|New International Version (©2011)|
Tie them as symbols on your hands and bind them on your foreheads.
New Living Translation (©2007)
Tie them to your hands and wear them on your forehead as reminders.
English Standard Version (©2001)
You shall bind them as a sign on your hand, and they shall be as frontlets between your eyes.
New American Standard Bible (©1995)
"You shall bind them as a sign on your hand and they shall be as frontals on your forehead.
King James Bible (Cambridge Ed.)
And thou shalt bind them for a sign upon thine hand, and they shall be as frontlets between thine eyes.
Holman Christian Standard Bible (©2009)
Bind them as a sign on your hand and let them be a symbol on your forehead.
International Standard Version (©2012)
Tie them as reminders on your forearm, bind them on your forehead,
NET Bible (©2006)
You should tie them as a reminder on your forearm and fasten them as symbols on your forehead.
GOD'S WORD® Translation (©1995)
[Write them down, and] tie them around your wrist, and wear them as headbands as a reminder.
King James 2000 Bible (©2003)
And you shall bind them for a sign upon your hand, and they shall be as frontlets between your eyes.
American King James Version
And you shall bind them for a sign on your hand, and they shall be as frontlets between your eyes.
American Standard Version
And thou shalt bind them for a sign upon thy hand, and they shall be for frontlets between thine eyes.
And thou shalt bind them as a sign on thy hand, and they shall be and shall move between thy eyes.
Darby Bible Translation
And thou shalt bind them for a sign on thy hand, and they shall be for frontlets between thine eyes.
English Revised Version
And thou shalt bind them for a sign upon thine hand, and they shall be for frontlets between thine eyes.
Webster's Bible Translation
And thou shalt bind them for a sign upon thy hand, and they shall be as frontlets between thy eyes.
World English Bible
You shall bind them for a sign on your hand, and they shall be for symbols between your eyes.
Young's Literal Translation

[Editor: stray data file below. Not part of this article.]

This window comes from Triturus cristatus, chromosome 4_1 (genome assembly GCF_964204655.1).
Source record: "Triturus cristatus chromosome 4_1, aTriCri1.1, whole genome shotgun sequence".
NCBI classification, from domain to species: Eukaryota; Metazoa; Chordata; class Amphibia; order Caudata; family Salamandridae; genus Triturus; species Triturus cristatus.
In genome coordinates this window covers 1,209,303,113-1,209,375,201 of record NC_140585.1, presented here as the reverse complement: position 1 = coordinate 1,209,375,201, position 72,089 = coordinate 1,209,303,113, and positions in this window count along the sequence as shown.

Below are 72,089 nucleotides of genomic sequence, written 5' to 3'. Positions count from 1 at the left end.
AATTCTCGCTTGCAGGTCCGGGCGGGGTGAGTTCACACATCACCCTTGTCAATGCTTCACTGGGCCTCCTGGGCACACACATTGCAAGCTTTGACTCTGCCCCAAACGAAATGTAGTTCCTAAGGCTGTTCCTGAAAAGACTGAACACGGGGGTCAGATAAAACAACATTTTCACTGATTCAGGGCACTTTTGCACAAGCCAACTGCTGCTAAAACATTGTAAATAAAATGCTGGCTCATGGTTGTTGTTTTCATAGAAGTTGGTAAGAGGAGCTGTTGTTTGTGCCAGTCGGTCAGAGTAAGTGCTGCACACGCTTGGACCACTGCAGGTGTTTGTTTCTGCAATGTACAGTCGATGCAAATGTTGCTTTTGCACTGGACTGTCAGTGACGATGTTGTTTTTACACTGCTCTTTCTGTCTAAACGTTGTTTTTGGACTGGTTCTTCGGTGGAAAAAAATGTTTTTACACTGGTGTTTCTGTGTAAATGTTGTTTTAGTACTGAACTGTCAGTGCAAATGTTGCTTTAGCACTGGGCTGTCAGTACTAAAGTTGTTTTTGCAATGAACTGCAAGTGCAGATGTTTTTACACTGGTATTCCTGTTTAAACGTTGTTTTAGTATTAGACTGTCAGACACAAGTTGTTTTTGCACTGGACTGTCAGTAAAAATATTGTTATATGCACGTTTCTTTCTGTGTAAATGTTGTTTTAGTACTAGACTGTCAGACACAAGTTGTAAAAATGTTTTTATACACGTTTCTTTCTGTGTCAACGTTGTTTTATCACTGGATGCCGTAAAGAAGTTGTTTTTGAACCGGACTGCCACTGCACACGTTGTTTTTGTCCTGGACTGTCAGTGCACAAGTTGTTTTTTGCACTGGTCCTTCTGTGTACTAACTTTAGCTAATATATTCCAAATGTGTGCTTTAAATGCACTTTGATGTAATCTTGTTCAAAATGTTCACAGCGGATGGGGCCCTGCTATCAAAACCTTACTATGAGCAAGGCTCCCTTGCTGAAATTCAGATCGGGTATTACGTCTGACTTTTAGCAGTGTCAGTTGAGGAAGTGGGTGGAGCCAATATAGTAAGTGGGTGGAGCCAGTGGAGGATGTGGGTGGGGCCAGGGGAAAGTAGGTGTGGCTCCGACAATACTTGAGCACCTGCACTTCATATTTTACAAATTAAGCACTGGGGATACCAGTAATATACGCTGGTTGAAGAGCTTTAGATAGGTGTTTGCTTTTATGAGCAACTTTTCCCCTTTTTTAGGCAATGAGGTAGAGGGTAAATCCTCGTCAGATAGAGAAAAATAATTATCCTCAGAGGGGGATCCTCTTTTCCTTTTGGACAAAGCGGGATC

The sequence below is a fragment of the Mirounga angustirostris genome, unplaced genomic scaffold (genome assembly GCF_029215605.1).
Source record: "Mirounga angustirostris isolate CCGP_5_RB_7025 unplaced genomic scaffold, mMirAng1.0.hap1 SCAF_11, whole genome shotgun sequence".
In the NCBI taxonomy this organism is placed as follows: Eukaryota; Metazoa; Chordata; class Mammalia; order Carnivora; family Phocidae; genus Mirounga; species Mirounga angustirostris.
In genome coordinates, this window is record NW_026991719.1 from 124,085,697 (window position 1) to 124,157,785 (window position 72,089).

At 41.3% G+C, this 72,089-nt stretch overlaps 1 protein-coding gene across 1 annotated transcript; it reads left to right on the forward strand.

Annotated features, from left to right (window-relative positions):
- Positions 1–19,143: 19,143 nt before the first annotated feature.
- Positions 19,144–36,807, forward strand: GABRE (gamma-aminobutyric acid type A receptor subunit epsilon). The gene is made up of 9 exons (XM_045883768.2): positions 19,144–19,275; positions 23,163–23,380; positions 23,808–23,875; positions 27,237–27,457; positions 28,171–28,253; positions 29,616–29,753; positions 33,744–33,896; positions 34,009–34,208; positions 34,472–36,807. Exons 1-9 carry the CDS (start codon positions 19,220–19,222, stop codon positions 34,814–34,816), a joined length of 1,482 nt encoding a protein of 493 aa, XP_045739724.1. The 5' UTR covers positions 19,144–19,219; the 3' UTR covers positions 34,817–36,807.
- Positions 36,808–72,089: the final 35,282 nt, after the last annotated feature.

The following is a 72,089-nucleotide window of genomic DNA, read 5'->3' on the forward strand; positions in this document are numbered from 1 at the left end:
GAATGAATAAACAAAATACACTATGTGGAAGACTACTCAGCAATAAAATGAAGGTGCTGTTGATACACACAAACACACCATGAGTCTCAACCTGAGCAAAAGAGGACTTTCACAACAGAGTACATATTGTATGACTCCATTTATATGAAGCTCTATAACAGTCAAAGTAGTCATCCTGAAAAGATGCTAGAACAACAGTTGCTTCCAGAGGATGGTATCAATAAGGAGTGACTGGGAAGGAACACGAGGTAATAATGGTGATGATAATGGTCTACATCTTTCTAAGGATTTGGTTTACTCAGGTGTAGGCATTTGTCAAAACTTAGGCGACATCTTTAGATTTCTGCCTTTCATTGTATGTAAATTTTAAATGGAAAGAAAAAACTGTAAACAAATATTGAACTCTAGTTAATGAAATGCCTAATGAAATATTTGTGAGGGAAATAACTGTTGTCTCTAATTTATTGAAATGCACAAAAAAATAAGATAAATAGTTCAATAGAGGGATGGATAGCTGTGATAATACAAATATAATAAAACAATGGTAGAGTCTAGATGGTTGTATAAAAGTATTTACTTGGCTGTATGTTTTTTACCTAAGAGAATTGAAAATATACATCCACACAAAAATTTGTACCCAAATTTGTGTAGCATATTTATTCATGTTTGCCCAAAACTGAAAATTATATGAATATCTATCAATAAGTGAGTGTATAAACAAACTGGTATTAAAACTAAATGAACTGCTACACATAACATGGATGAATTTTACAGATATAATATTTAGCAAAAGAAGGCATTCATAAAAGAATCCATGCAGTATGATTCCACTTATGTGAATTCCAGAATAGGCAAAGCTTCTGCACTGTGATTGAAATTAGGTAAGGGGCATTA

and hast bound them for a sign upon thy hand, and they have been for frontlets between thine eyes,
|Matthew Henry's Concise Commentary|
6:6-16 Here are means for maintaining and keeping up religion in our hearts and houses. 1. Meditation. God's words must be laid up in our hearts, that our thoughts may be daily employed about them. 2. The religious education of children. Often repeat these things to them. Be careful and exact in teaching thy children. Teach these truths to all who are any way under thy care. 3. Pious discourse. Thou shalt talk of these things with due reverence and seriousness, for the benefit not only of thy children, but of thy servants, thy friends and companions. Take all occasions to discourse with those about thee, not of matters of doubtful disputation, but of the plain truths and laws of God, and the things that belong to our peace. 4. Frequent reading of the word. God appointed them to write sentences of the law upon their walls, and in scrolls of parchment to be worn about their wrists. This seems to have been binding in the letter of it to the Jews, as it is to us in the intent of it; which is, that we should by all means make the word of God familiar to us; that we may have it ready to use upon all occasions, to restrain us from sin, and direct us in duty. We must never be ashamed to own our religion, nor to own ourselves under its check and government. Here is a caution not to forget God in a day of prosperity and plenty. When they came easily by the gift, they would be apt to grow secure, and unmindful of the Giver. Therefore be careful, when thou liest safe and soft, lest thou forget the Lord. When the world smiles, we are apt to make court to it, and expect our happiness in it, and so we forget Him who is our only portion and rest. There is need of great care and caution at such a time. Then beware; being warned of your danger, stand upon your guard. Thou shalt not tempt the Lord thy God; neither by despairing of his power and goodness, while we keep in the way of our duty; nor by presuming upon it, when we turn aside out of that way.